The Tragedy of Perception

Annoying breathing, and melons with bees in

In which Sally Softly is annoyed by Peter’s breathing, and then fleetingly notices an amusing ghost pursing him.

Inside the house, Sally Softly was lying on the living‑room floor, having stopped gasping alarmingly. As her legs dropped to the floor, she noticed something did not seem right with her tracksuit (she was mistakenly wearing the top and bottom parts from two different suits, and the bottom part was on inside out). She tugged at the suit for a moment, trying to correct it, but only managed to twist one of the sleeves back to front. She shrugged, left it as it was and thought about Peter’s return. She imagined him entering the room, sitting on the sofa and ignoring her to try to trick her into thinking—only thinking, mind—she was ugly.

A few minutes later, she heard the front door, then the living‑room door. She turned her head away, determined not to speak first, and listened to him crossing over to the sofa and slumping into it. She could hear only his breathing, which sounded troubled, as though he had been chasing after something he could not catch. And he then sat there, simply breathing, as though trying to enrage her, which he achieved (Listen to him—he’s trying to get me to talk first—that’s what he’s doing. And now listen to him—he’s now breathing in a way that emphasizes the fact that he’s just breathing. And he’s doing this to try to annoy me. Well, he’s not getting away with sitting there just breathing like this; no, I can just breathe for as long as he can). She started breathing as loudly as she could, echoing each of his breaths but ensuring each echo was louder than the original.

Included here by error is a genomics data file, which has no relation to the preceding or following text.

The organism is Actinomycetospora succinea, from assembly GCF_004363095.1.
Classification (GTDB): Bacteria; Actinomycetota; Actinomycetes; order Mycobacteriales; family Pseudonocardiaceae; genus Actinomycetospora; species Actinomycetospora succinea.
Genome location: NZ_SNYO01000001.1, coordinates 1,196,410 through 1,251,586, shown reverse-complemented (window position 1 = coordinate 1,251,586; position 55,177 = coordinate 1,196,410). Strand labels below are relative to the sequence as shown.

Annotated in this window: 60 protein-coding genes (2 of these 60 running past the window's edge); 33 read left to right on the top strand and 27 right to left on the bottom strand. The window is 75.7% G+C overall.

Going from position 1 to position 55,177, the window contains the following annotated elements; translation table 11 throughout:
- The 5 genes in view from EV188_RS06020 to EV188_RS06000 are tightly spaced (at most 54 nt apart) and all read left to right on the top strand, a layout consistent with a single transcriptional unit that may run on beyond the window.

Peter watched her lying on the floor, looking down at that body he used to love so much, that he still did love, only now she was possessed by one of those monsters—which seemed to have slowly grown inside her for years, so that the person he once knew was now smothered by it.

She moved and sighed and he saw Roland Wise, the chief constable, lying on top of her and groaning. He looked away, feeling sick. Since she started her affair with Roland, Peter felt this same sensation whenever near her—as though his insides were being mercilessly chewed by the monster that possessed her. When he first met her, she was his only refuge from the hostility he had always experienced in life. But then a monster seemed to possess her, so that one of them was now right here inside his own house. This he could cope with; he was used to it from other people. But since she started the affair with Roland, to enter his own house seemed akin to wading into a swamp of malice. It was as though those few initial moments of happiness were a dream and this hostility was the real world.

He heard her asking him whether he was going to do his gardening now—asking this in her usual begrudging manner, as though she could hardly bear to talk to him.

“Gardening” was what she called his recent campaign to remove the monsters from people’s heads. It seemed they entered there as seeds—in the form of wrong ideas, which were those meanings in people’s words that seemed unusual and puzzling. And the seeds grew there, till they became a monster that possessed the person. He tried to talk to her about all this but she was already possessed herself, making it impossible to communicate with her. And it seemed the only thing she could understand from his words was that he was talking about gardening.

He stood up, thinking about his campaign. If he could get to those wrong ideas hidden behind people’s words, he might be able to remove the seeds before they grew into more of these monsters. But he would need to find his mail first. He headed for the kitchen, knowing she would have hidden his letters earlier and there was no point asking her where.